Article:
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Lauren Alexandra White

My name is Lauren White, and I am an artist based in Bath and Bristol. I work predominantly in oil paint, specialising in portrait and figurative paintings. My main areas of interest include finding ‘beauty’ in the mundane, and how we navigate and understand the human condition. Much of my work is inspired by my own experiences and sense of self, which includes my changing views of the world and adopting new perspectives surrounding my own environment.




Artist Portrait - LAUREN WHITE.jpg

Artist Statement

The small, monotonous tasks and routines in daily life have directly inspired my practice over the last year. During lockdown, many of us were in a position where we needed to look to the smaller moments in life to find appreciation and gratitude, thus these mundanities were given a new sense of importance and purpose.


My work seeks to highlight the dream-like and ethereal elements to the everyday, and present these activities as other worldly, placing a significance on the elements of life which are often overlooked. By using strange, unlikely, and sometimes romantic imagery, the mundane is propelled into an alternate and whimsical reality.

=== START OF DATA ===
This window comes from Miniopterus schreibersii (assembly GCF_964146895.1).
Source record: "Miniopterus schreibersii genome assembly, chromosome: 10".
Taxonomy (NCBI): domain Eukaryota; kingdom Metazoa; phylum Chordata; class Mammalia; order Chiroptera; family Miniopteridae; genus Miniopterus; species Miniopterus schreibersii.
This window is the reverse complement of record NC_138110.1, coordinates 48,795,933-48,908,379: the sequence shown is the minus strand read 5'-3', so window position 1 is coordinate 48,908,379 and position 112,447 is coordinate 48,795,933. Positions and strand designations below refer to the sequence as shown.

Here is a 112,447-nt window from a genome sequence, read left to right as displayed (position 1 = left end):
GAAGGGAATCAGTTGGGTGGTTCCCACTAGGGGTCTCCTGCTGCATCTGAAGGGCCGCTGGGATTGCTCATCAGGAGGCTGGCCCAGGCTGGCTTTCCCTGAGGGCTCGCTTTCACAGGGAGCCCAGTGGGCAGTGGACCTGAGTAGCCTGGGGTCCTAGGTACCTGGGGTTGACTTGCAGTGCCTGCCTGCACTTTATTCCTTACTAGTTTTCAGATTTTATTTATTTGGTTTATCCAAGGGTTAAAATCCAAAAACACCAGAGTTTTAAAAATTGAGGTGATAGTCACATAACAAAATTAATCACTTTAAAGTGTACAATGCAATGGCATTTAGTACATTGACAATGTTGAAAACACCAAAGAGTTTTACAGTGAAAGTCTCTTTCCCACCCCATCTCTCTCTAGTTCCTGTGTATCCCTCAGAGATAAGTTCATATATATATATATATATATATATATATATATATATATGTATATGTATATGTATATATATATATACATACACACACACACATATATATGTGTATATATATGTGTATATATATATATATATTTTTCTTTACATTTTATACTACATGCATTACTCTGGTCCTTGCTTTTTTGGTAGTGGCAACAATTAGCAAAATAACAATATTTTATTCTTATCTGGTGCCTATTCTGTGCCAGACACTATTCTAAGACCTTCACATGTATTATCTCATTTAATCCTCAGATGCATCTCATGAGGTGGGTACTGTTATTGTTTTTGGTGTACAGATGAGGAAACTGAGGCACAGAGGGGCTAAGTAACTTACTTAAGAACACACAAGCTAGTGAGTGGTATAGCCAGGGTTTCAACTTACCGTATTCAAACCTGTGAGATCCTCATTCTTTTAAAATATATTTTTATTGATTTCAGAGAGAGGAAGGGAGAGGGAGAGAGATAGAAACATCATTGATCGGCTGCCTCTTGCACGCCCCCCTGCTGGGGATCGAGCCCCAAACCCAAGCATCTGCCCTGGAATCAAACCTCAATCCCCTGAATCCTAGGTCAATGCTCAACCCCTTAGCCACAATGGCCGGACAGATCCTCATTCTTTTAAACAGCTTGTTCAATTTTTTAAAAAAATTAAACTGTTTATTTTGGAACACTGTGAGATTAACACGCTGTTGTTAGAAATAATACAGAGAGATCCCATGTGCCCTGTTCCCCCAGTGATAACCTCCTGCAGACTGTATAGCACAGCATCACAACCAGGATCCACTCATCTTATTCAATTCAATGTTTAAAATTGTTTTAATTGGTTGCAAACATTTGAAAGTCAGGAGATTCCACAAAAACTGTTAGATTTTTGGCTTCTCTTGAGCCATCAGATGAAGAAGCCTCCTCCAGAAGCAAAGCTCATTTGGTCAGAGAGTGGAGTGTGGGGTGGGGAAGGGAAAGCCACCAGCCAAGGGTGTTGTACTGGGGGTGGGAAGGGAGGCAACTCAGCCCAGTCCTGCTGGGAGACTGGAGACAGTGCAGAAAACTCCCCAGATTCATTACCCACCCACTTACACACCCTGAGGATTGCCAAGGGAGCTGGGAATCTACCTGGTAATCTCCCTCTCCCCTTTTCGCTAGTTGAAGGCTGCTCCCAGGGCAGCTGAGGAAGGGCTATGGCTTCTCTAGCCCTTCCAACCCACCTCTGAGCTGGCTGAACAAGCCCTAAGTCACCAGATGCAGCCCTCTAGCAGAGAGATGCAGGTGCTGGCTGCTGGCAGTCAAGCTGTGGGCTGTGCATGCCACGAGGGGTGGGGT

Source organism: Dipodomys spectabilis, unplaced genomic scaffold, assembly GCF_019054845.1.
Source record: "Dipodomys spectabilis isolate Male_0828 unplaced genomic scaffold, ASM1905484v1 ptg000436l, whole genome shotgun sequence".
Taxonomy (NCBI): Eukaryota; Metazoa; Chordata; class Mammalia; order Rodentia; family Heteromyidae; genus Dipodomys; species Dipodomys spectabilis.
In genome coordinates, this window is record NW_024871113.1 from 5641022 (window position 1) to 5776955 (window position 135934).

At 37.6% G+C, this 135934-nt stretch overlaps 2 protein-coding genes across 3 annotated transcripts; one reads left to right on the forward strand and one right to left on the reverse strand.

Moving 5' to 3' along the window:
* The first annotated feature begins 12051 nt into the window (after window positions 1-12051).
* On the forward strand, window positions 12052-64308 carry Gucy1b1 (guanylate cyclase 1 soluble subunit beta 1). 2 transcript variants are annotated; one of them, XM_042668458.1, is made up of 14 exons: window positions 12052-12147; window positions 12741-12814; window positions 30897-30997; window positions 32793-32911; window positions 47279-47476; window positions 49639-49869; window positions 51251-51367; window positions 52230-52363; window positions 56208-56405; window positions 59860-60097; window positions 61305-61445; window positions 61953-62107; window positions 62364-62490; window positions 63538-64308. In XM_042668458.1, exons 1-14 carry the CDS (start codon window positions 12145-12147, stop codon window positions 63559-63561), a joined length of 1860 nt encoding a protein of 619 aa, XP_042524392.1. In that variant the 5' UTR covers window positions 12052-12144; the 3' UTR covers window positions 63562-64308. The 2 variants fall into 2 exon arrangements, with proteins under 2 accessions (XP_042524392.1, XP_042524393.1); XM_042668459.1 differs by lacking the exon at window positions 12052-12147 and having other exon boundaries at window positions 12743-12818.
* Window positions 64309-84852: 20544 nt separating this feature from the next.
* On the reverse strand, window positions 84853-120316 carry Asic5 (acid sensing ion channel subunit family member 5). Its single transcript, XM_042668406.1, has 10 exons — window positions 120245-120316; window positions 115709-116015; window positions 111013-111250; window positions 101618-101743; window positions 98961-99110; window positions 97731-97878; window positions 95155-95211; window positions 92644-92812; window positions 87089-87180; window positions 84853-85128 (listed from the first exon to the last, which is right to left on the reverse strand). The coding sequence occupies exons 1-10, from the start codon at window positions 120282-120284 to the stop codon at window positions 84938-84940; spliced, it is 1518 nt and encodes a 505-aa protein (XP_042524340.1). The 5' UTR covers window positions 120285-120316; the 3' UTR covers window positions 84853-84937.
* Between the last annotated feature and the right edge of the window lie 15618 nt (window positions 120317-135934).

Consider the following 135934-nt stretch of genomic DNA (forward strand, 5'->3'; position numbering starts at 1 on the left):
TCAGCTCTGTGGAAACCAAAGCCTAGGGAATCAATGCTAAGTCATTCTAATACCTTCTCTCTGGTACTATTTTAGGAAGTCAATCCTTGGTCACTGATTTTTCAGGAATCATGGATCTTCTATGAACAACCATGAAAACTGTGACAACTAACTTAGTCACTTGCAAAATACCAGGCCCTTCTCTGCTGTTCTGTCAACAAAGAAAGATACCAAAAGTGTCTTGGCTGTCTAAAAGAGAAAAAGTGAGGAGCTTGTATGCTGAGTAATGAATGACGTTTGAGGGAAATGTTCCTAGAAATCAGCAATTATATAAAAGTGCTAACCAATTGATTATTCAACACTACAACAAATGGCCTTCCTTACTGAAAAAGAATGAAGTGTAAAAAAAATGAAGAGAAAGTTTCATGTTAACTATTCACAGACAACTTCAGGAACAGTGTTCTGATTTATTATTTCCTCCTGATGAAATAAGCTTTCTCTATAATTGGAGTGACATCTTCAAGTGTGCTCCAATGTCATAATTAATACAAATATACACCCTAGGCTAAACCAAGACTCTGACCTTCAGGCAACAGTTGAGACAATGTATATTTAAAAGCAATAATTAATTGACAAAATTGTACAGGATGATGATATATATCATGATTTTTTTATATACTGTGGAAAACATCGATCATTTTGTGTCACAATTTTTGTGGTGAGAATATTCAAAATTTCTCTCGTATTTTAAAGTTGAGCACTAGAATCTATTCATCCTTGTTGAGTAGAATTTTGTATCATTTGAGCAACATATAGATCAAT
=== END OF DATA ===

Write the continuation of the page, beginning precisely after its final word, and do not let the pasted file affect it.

Albert Camus’ philosophy of absurdism has been a key research point within my practice. Camus argues that there is no reason for existence, that life and society is meaningless, and the way that we live life feels strange, chaotic, and absurd. As much as we try to have order and rationality, life itself is chaotic by nature. Recently I have been using this chaos and absurdity to demonstrate a blurring between the ordinary and the extraordinary, allowing the two to coexist and demonstrate how existence exhibits aspects of both in the everyday. Consequently, I have begun to explore components of surrealism and magical realism, with a focus on depicting illogical subject matter that holds little relation to one another.


My painting techniques imply a dreamy and atmospheric dynamic to the work, using soft marks to inflict a sense of haziness to the scene. Additionally, there is influence from baroque artwork with regards to implementing theatrics and drama, which further implies bizarre themes and spectacular narratives.


My practice works to make sense of the world by using the nonsensical, encouraging the viewer to engage with different ways of thinking, and altering perspectives of what we thought we knew.

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